A lawn can be a useful surface if appropriately located. The problems occur when grass is treated as a default option and planted in a location where it can not thrive.
#9 Plant a Tree – in the Right Spot
Trees are wonderful. They provide shade and shelter, filter air and water, help keep our cities cool in the summer and generally make us calmer and happier (really, there have been studies). The challenge is that urban trees are often stressed because of confined areas for their roots, dry and compacted soils and wounds from excessive pruning to fit them into available spaces.
Before choosing a tree evaluate the space and select a variety which is suited to the location and conditions in the long term.
#10 Keep Your Distance
One of the primary stressors for mature urban trees is damage to roots from excavation or soil compaction. If you have a tree that you will be working around, keep any equipment or excavation back 12" for every 1" of the trunk diameter.
For example, if you have a mature tree with a trunk diameter of 18”, install a construction fence 18' out from the trunk in each direction and don't drive or work in this area or use it for storing materials or excavated soil.
#11 Stay Loose – Avoid Soil Compaction
If you have to make a temporary access path on your property over the root zone of a tree, take steps to reduce soil compaction. This will help see your tree through the experience with a minimum of stress or injury.
Lay down a heavy grade landscape fabric, top it with at least 8" of wood chip mulch and top that with 3/4" plywood. Once the access is no longer needed remove the wood, mulch and fabric. Top dress with compost and water well if the soil has dried out.
#12 Looking Up – Planting in Layers
Natural plant communities often consist of several overlapping, complimentary layers of vegetation, including canopy trees, understory trees, shrubs, vines, perennials, and ground covers.
You can mimic this in your own garden by thinking about your landscape vertically as well as horizontally. In this extra volume of space, you can significantly increase productivity and biodiversity even in a small yard.
#13 Reduce Soil Erosion
When soil washes into storm drains and streams it causes problems. It impedes flows in drains, which can lead to costly repairs or maintenance. When it flows into rivers, it is damaging to most aquatic systems, especially fish spawning areas.
Allow as much rain water to soak into the soil as possible. Where it does need to flow across a surface consider providing it with a stone or pebble lined path. Cover sloped areas with densely rooted pants which stabilize the slope and catch soil.
#14 Think Outside the (Blue) Box
Recycling Materials in the Landscape
Taking apart an old deck this summer? Thinking of building a new shed, a storage cabinet for recycling bins or anything else you need around the yard? Any lumber in good condition can be salvaged from the former for use in the latter.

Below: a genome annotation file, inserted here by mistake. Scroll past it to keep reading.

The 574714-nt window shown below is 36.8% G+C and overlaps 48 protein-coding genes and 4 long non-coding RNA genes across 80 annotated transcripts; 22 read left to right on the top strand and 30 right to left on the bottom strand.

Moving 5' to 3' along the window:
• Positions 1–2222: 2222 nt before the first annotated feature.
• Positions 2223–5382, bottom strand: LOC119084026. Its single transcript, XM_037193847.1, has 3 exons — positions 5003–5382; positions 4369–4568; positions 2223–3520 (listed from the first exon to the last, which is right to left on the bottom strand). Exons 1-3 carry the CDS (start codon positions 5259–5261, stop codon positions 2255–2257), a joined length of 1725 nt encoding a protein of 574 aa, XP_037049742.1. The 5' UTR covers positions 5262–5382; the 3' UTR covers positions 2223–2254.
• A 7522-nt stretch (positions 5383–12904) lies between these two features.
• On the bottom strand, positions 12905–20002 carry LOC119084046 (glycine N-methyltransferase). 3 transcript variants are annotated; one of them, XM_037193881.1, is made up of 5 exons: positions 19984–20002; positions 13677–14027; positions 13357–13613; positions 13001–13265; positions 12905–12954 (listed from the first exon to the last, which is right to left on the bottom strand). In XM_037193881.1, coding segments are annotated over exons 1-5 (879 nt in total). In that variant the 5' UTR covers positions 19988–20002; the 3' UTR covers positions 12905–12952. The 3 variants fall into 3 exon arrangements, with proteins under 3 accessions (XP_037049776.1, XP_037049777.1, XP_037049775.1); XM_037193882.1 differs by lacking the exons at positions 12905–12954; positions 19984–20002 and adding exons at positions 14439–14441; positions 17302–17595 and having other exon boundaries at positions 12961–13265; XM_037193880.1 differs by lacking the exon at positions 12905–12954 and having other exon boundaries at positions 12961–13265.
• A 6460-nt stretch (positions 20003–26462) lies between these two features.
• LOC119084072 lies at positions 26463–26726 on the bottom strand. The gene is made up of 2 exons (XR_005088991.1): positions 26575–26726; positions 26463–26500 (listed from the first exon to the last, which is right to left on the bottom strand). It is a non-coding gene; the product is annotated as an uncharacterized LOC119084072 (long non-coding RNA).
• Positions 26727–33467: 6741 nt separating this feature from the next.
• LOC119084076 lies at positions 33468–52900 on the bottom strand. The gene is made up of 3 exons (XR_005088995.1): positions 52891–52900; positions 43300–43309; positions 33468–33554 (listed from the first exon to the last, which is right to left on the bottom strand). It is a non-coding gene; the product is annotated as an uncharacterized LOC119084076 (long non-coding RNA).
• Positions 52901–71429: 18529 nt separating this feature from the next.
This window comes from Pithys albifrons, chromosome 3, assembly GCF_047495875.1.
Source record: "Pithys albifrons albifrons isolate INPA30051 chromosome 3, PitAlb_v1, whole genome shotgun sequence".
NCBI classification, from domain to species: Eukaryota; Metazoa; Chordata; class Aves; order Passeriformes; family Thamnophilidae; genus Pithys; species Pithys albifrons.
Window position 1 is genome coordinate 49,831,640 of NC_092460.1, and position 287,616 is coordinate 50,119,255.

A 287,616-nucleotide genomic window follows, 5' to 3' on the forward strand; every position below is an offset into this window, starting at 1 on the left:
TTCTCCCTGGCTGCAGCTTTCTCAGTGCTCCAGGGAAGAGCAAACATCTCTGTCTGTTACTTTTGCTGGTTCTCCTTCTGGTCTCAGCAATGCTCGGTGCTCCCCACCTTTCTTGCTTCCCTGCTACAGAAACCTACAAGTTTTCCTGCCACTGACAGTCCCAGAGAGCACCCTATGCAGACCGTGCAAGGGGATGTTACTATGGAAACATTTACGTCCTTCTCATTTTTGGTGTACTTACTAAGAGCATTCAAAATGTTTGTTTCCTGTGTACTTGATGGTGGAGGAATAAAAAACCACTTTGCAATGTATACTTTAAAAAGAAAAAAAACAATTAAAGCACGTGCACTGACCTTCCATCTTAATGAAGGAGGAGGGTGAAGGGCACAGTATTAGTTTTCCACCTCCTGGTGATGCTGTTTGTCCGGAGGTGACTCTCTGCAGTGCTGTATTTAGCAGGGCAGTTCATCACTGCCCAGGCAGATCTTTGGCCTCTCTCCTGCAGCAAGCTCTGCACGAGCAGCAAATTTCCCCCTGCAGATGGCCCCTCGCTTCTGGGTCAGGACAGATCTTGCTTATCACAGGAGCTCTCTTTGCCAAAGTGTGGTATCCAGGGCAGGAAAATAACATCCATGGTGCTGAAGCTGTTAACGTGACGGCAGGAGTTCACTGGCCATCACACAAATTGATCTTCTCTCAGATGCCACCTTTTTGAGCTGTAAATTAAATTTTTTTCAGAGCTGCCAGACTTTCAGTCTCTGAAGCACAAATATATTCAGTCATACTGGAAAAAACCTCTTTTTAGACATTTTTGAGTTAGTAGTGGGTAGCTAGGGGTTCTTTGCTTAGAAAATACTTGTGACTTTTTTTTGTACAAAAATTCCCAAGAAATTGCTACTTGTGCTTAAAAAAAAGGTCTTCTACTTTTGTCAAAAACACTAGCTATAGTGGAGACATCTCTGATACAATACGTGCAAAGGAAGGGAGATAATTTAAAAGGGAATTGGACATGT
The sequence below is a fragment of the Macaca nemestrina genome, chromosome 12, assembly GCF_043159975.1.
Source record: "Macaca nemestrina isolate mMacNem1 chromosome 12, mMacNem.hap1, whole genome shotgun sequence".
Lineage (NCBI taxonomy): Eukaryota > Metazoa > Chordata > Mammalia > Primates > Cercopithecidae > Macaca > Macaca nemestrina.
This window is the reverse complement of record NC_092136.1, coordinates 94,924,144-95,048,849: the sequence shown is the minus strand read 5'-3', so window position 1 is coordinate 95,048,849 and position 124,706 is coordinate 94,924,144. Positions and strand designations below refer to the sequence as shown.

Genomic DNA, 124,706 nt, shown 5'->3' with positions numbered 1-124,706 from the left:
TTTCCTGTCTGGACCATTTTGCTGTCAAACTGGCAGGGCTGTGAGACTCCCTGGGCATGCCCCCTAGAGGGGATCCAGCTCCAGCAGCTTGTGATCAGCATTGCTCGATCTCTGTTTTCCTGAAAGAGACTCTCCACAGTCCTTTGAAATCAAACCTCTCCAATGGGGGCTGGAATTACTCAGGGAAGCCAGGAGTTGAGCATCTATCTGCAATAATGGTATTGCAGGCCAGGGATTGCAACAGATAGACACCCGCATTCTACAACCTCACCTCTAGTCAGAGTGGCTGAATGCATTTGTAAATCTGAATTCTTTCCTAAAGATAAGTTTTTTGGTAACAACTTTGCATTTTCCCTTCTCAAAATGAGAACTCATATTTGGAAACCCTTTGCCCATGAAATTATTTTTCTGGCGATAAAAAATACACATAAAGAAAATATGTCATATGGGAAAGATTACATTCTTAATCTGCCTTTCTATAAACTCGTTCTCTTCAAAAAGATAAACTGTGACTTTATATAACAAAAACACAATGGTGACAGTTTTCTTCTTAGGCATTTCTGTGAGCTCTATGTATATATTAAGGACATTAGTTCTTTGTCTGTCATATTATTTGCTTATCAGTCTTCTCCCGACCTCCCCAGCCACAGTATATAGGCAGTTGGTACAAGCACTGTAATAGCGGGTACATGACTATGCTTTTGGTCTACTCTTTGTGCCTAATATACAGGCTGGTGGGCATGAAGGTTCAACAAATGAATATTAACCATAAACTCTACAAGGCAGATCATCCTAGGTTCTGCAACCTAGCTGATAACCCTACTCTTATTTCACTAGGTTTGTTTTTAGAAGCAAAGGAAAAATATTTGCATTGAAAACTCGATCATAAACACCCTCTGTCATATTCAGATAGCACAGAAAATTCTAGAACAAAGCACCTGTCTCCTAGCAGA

Used building material stores, online classifieds and 'free cycle' sites are all great sources of materials for the creative landscaper. They allow us to reduce strain on the environment and our budget at the same time.
#15 Close to Home
Sourcing local materials Soil, lumber, stone. These are often shipped far further than necessary because of large supply contracts with retailers.
When purchasing materials, especially heavy or bulky ones, ask where they came from originally. If something that is available from a local producer has been sourced from across the province or even across the country, it is worth looking around of an alternate retailer.
#16 Where to go From Here:
Can your Landscape be Recycled?
When selecting materials or products we often consider cost and durability. What is often overlooked is what will happen to materials at the end of their lifecycle.
Stone, concrete and untreated wood can be composted or recycled. Many plastics, treated woods and composite materials cannot. When choosing materials remember to consider the entire lifecycle from a sustainability standpoint.
#17 Permeable Paving
Urban areas shed a lot of surface water every time it rains. It flows into storm water systems and surface drains and pours into lakes and rivers. Wouldn't it be great if, instead, we could let it seep into the parched soil so often found in built up areas?
Permeable paving can help to achieve this. Spaces between pavers allow water to flow through to a specially constructed base where it is held until it soaks into the soil below.
#18 Summer in the City
Cities are hot. The combination of limited vegetation and materials which retain heat raises the ambient temperature and increases cooling costs and stresses plants, animals and people.
By using light coloured materials for surfaces such as driveways, patios and decks heat accumulation can be reduced, limiting the urban heat island effect and leading to more comfortable outdoor spaces.